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Religious affiliation impacts language use on Facebook

Are you more likely to use words like “happy” and “family” in your social media posts? Or do you use emotional and cognitive words like “angry” and “thinking?” The words you use may be a clue to your religious affiliation. A study of 12,815 U.S. and U.K. Facebook users finds use of positive emotion and social words is associated with ...

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Should I stay or should I leave?

Knowing whether to stay in or leave a romantic relationship is often an agonizing experience and that ambivalence can have negative consequences for health and well-being. Now a new study offers insights into what people are deliberating about and what makes the decision so difficult, which could help therapists working with couples and stimulate further research into the decision-making process. ...

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Older users like to snoop on Facebook, but worried others might snoop on them

Older adults are drawn to Facebook so they can check out pictures and updates from family and friends, but may resist using the site because they are worried about who will see their own content, according to a team of researchers. In a study of older people’s perception of Facebook, participants listed keeping in touch, monitoring other’s updates and sharing ...

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The environmental injustice of beauty

Women of color have higher levels of beauty-product-related chemicals in their bodies compared to white women, according to a commentary published today in the American Journal of Obstetrics and Gynecology. The authors say even small exposures to such toxic chemicals can lead to health problems. They go on to say that reproductive health professionals must be prepared to counsel patients ...

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Depression overshadows the past as well as the present

Depressed people have a peculiar view of the past – rather than glorifying the ‘good old days’, they project their generally bleak outlook on to past events, according to new research. It is known depression makes sufferers see the present and the future as sad, but this is the first time research has shown it also casts a long shadow ...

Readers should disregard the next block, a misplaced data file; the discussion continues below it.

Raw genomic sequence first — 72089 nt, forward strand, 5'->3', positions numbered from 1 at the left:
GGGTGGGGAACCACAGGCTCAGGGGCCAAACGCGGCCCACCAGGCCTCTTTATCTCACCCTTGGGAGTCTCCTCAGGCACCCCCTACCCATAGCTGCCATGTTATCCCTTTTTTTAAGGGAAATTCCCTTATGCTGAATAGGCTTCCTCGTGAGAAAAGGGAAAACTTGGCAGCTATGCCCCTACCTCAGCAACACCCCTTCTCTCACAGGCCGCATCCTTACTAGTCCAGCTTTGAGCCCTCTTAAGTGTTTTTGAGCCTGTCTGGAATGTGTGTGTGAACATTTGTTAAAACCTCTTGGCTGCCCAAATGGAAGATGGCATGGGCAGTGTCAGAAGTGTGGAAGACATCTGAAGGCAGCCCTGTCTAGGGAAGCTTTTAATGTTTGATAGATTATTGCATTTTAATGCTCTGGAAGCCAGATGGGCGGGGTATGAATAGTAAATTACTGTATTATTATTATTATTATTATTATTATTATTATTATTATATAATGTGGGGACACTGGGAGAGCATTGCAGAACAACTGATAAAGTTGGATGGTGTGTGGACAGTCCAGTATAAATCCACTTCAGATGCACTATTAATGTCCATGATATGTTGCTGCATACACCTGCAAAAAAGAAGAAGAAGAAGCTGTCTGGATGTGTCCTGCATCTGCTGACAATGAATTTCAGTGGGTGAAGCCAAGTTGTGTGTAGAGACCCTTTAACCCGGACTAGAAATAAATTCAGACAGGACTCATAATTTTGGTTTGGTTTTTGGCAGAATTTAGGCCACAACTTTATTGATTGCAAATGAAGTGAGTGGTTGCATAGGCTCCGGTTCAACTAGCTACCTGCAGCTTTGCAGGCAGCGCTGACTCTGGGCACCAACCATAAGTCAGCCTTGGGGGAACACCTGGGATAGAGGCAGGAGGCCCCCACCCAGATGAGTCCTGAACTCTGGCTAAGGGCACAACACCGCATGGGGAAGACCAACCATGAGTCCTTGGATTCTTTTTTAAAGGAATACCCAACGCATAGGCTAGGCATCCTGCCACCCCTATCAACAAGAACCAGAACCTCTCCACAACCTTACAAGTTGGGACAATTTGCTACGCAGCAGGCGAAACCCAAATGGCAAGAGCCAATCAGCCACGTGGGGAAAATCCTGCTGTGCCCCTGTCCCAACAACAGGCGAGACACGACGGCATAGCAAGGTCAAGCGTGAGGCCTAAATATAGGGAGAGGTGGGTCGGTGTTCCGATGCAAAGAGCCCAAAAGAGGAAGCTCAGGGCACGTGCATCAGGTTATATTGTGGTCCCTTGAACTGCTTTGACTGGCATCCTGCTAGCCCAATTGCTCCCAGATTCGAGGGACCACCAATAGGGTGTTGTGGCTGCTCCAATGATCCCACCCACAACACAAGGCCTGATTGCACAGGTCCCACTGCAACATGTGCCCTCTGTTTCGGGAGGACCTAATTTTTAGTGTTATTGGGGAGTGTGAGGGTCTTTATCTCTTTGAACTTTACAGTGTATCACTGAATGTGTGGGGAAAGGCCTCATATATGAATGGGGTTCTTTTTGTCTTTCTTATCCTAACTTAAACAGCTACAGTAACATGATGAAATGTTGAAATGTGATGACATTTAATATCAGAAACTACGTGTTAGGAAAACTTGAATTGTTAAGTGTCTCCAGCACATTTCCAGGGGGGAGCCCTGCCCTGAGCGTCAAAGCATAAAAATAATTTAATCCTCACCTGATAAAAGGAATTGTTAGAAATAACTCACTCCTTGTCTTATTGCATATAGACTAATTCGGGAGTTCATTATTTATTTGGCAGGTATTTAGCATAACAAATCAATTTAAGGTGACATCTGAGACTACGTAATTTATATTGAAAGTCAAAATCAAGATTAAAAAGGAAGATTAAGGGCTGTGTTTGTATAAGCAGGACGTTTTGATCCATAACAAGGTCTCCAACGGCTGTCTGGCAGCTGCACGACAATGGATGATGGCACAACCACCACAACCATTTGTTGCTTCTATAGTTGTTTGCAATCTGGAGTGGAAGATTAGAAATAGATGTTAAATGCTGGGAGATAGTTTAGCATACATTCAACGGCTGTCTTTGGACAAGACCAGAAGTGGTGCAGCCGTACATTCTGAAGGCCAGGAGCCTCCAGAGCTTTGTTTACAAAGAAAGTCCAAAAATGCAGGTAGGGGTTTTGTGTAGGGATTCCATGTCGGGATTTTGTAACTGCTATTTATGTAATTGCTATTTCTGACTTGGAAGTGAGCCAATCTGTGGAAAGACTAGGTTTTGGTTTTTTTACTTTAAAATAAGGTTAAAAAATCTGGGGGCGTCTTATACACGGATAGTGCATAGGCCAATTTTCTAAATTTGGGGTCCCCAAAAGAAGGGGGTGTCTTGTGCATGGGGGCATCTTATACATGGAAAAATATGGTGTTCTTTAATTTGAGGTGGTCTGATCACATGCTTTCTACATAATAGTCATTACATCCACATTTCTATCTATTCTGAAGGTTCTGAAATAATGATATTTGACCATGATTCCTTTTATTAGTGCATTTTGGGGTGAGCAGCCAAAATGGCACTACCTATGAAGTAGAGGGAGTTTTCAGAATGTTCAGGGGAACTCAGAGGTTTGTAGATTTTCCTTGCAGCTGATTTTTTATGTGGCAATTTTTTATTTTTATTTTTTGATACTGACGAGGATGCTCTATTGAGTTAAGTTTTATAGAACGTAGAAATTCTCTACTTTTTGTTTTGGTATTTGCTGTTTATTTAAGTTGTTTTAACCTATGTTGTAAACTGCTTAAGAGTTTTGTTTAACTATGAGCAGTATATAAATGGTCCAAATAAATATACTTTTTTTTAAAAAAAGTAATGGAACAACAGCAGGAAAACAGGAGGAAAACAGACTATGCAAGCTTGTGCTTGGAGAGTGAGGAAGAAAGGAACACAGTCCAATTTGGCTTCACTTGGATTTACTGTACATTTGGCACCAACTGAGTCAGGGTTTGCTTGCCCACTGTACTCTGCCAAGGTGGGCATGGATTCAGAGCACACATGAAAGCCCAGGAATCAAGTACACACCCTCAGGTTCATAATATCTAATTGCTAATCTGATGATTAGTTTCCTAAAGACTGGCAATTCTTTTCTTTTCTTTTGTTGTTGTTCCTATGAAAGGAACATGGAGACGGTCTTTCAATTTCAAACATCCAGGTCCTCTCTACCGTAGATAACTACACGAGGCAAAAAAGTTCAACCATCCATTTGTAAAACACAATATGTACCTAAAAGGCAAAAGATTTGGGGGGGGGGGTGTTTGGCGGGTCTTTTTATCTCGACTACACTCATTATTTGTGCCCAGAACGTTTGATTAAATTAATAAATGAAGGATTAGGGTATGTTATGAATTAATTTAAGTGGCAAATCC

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American workplace is physically and emotionally taxing: survey

The American workplace is physically and emotionally taxing, with workers frequently facing unstable work schedules, unpleasant and potentially hazardous working conditions, and an often hostile social environment, according to a new study that probes working conditions in the United States. The findings stem from research conducted by investigators at the nonprofit, nonpartisan RAND Corporation, Harvard Medical School and UCLA, and ...

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Smartphone tracking shows fear affects where youth spend time

Youth spend less time in their neighborhoods if area residents have a high fear of crime, according to a new study that used smartphones to track kids’ whereabouts. Researchers found that adolescents aged 11 to 17 spent over an hour less each day on average in their neighborhoods if residents there were very fearful, compared to kids from areas perceived ...

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Eating disorders linked to increased risk of theft and other criminal behavior

In an analysis of nearly 960,000 females, individuals with eating disorders were more likely to be convicted of theft and other crimes. The incidences of theft and other convictions were 12% and 7%, respectively, in those with anorexia nervosa, 18% and 13% in those with bulimia nervosa, and 5% and 6% in those without eating disorders. The associations with theft ...

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Managers can help prevent employees from working while sick

A new study indicates that managerial support can help prevent employees who work extremely hard out of an obsessive drive (‘workaholics’) from forcing themselves to attend work when feeling sick. Such support from managers can also help address work-family conflict in workaholics. Increasing the awareness of supervisors of the harmful consequences and costs associated with showing up to work while ...